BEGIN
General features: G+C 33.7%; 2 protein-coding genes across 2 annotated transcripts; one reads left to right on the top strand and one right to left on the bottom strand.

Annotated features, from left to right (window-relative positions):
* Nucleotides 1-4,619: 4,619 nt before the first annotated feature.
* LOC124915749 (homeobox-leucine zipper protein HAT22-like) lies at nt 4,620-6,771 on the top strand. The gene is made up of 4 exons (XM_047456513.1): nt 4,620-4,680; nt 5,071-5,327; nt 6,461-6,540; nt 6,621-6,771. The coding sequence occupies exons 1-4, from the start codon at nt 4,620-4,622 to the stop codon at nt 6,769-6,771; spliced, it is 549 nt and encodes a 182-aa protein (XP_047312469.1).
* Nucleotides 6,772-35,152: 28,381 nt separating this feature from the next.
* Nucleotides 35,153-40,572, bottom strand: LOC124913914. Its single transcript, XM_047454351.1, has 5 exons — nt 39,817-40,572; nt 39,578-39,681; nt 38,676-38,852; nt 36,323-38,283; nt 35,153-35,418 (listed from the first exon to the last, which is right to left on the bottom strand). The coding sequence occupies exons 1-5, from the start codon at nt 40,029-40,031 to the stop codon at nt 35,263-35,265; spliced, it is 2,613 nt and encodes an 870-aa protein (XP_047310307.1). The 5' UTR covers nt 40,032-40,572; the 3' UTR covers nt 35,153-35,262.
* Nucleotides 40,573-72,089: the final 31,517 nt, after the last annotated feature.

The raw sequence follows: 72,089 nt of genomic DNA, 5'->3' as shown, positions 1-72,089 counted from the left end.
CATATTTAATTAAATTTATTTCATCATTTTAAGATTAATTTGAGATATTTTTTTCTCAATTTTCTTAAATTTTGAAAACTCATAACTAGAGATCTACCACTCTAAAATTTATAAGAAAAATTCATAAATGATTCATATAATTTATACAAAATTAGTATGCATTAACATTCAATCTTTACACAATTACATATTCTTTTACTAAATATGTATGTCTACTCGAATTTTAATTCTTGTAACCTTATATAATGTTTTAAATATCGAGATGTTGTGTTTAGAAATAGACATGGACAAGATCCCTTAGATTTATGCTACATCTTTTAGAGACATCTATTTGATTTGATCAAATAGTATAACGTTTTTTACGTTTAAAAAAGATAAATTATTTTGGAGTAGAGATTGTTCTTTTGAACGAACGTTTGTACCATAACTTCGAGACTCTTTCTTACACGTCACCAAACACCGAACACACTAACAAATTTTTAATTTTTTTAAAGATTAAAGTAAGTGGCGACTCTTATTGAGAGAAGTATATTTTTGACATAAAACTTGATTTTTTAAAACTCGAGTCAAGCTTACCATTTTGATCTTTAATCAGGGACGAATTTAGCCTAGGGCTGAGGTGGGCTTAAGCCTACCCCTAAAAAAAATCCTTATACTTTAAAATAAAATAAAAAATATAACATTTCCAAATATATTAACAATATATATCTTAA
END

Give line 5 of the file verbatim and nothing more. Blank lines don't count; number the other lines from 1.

* Nucleotides 6,772-35,152: 28,381 nt separating this feature from the next.